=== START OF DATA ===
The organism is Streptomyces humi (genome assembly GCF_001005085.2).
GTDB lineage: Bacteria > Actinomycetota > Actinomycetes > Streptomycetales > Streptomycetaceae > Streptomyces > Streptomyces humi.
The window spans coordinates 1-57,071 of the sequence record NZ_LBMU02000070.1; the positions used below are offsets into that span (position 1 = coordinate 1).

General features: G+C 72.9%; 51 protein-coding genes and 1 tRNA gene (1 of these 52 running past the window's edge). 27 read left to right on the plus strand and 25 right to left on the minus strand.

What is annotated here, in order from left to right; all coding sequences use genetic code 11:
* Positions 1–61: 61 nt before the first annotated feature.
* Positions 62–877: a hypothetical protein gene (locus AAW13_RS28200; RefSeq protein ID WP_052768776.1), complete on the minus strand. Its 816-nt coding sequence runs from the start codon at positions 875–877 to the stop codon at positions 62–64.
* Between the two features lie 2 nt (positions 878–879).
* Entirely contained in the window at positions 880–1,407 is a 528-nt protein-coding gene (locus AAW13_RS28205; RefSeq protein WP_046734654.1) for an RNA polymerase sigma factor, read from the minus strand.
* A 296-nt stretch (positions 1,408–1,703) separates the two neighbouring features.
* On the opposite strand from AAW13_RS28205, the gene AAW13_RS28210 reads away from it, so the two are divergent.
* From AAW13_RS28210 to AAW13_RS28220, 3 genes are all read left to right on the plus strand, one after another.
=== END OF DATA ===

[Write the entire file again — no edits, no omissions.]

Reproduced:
The organism is Streptomyces humi (genome assembly GCF_001005085.2).
GTDB lineage: Bacteria > Actinomycetota > Actinomycetes > Streptomycetales > Streptomycetaceae > Streptomyces > Streptomyces humi.
The window spans coordinates 1-57,071 of the sequence record NZ_LBMU02000070.1; the positions used below are offsets into that span (position 1 = coordinate 1).

General features: G+C 72.9%; 51 protein-coding genes and 1 tRNA gene (1 of these 52 running past the window's edge). 27 read left to right on the plus strand and 25 right to left on the minus strand.

What is annotated here, in order from left to right; all coding sequences use genetic code 11:
* Positions 1–61: 61 nt before the first annotated feature.
* Positions 62–877: a hypothetical protein gene (locus AAW13_RS28200; RefSeq protein ID WP_052768776.1), complete on the minus strand. Its 816-nt coding sequence runs from the start codon at positions 875–877 to the stop codon at positions 62–64.
* Between the two features lie 2 nt (positions 878–879).
* Entirely contained in the window at positions 880–1,407 is a 528-nt protein-coding gene (locus AAW13_RS28205; RefSeq protein WP_046734654.1) for an RNA polymerase sigma factor, read from the minus strand.
* A 296-nt stretch (positions 1,408–1,703) separates the two neighbouring features.
* On the opposite strand from AAW13_RS28205, the gene AAW13_RS28210 reads away from it, so the two are divergent.
* From AAW13_RS28210 to AAW13_RS28220, 3 genes are all read left to right on the plus strand, one after another.